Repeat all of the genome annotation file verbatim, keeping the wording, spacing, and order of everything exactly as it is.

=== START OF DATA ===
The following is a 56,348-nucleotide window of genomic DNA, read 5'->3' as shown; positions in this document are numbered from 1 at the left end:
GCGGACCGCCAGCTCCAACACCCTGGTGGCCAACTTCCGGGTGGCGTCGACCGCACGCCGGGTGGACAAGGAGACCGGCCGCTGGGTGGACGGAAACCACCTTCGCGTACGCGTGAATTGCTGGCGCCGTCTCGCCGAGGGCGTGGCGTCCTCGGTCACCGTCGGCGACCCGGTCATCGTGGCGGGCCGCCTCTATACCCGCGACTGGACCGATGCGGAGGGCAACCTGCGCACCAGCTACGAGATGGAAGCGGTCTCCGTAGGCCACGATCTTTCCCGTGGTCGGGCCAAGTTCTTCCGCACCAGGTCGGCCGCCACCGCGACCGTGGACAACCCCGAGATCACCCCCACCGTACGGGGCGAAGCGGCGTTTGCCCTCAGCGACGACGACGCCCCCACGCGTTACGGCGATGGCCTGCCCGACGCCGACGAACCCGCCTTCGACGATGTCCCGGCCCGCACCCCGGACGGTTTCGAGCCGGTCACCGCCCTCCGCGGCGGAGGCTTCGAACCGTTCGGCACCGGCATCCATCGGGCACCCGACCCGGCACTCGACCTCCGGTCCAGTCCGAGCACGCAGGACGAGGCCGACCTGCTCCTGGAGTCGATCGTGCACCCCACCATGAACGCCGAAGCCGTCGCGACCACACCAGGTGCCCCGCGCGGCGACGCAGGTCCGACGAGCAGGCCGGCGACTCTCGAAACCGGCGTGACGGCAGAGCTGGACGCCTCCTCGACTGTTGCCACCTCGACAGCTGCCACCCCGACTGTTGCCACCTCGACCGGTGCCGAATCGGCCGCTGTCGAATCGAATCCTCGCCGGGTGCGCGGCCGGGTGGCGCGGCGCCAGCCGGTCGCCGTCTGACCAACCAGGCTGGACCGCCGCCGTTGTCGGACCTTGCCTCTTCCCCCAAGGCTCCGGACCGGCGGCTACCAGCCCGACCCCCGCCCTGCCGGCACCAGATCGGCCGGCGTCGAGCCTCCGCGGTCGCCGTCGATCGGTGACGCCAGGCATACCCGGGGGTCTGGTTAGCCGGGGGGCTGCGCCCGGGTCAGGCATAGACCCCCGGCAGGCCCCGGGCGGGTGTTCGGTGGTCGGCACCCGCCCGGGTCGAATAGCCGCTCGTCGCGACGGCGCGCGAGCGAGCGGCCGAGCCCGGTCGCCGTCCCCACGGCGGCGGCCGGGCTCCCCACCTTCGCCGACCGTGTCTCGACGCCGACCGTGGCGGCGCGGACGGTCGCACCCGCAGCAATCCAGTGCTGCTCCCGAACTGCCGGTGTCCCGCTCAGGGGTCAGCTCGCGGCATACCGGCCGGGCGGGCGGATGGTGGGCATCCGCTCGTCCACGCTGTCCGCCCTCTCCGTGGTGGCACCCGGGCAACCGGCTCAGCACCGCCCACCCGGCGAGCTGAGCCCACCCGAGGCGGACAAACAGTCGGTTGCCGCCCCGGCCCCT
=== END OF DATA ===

The following is a 56,348-nucleotide window of genomic DNA, read 5'->3' as shown; positions in this document are numbered from 1 at the left end:
GCGGACCGCCAGCTCCAACACCCTGGTGGCCAACTTCCGGGTGGCGTCGACCGCACGCCGGGTGGACAAGGAGACCGGCCGCTGGGTGGACGGAAACCACCTTCGCGTACGCGTGAATTGCTGGCGCCGTCTCGCCGAGGGCGTGGCGTCCTCGGTCACCGTCGGCGACCCGGTCATCGTGGCGGGCCGCCTCTATACCCGCGACTGGACCGATGCGGAGGGCAACCTGCGCACCAGCTACGAGATGGAAGCGGTCTCCGTAGGCCACGATCTTTCCCGTGGTCGGGCCAAGTTCTTCCGCACCAGGTCGGCCGCCACCGCGACCGTGGACAACCCCGAGATCACCCCCACCGTACGGGGCGAAGCGGCGTTTGCCCTCAGCGACGACGACGCCCCCACGCGTTACGGCGATGGCCTGCCCGACGCCGACGAACCCGCCTTCGACGATGTCCCGGCCCGCACCCCGGACGGTTTCGAGCCGGTCACCGCCCTCCGCGGCGGAGGCTTCGAACCGTTCGGCACCGGCATCCATCGGGCACCCGACCCGGCACTCGACCTCCGGTCCAGTCCGAGCACGCAGGACGAGGCCGACCTGCTCCTGGAGTCGATCGTGCACCCCACCATGAACGCCGAAGCCGTCGCGACCACACCAGGTGCCCCGCGCGGCGACGCAGGTCCGACGAGCAGGCCGGCGACTCTCGAAACCGGCGTGACGGCAGAGCTGGACGCCTCCTCGACTGTTGCCACCTCGACAGCTGCCACCCCGACTGTTGCCACCTCGACCGGTGCCGAATCGGCCGCTGTCGAATCGAATCCTCGCCGGGTGCGCGGCCGGGTGGCGCGGCGCCAGCCGGTCGCCGTCTGACCAACCAGGCTGGACCGCCGCCGTTGTCGGACCTTGCCTCTTCCCCCAAGGCTCCGGACCGGCGGCTACCAGCCCGACCCCCGCCCTGCCGGCACCAGATCGGCCGGCGTCGAGCCTCCGCGGTCGCCGTCGATCGGTGACGCCAGGCATACCCGGGGGTCTGGTTAGCCGGGGGGCTGCGCCCGGGTCAGGCATAGACCCCCGGCAGGCCCCGGGCGGGTGTTCGGTGGTCGGCACCCGCCCGGGTCGAATAGCCGCTCGTCGCGACGGCGCGCGAGCGAGCGGCCGAGCCCGGTCGCCGTCCCCACGGCGGCGGCCGGGCTCCCCACCTTCGCCGACCGTGTCTCGACGCCGACCGTGGCGGCGCGGACGGTCGCACCCGCAGCAATCCAGTGCTGCTCCCGAACTGCCGGTGTCCCGCTCAGGGGTCAGCTCGCGGCATACCGGCCGGGCGGGCGGATGGTGGGCATCCGCTCGTCCACGCTGTCCGCCCTCTCCGTGGTGGCACCCGGGCAACCGGCTCAGCACCGCCCACCCGGCGAGCTGAGCCCACCCGAGGCGGACAAACAGTCGGTTGCCGCCCCGGCCCCT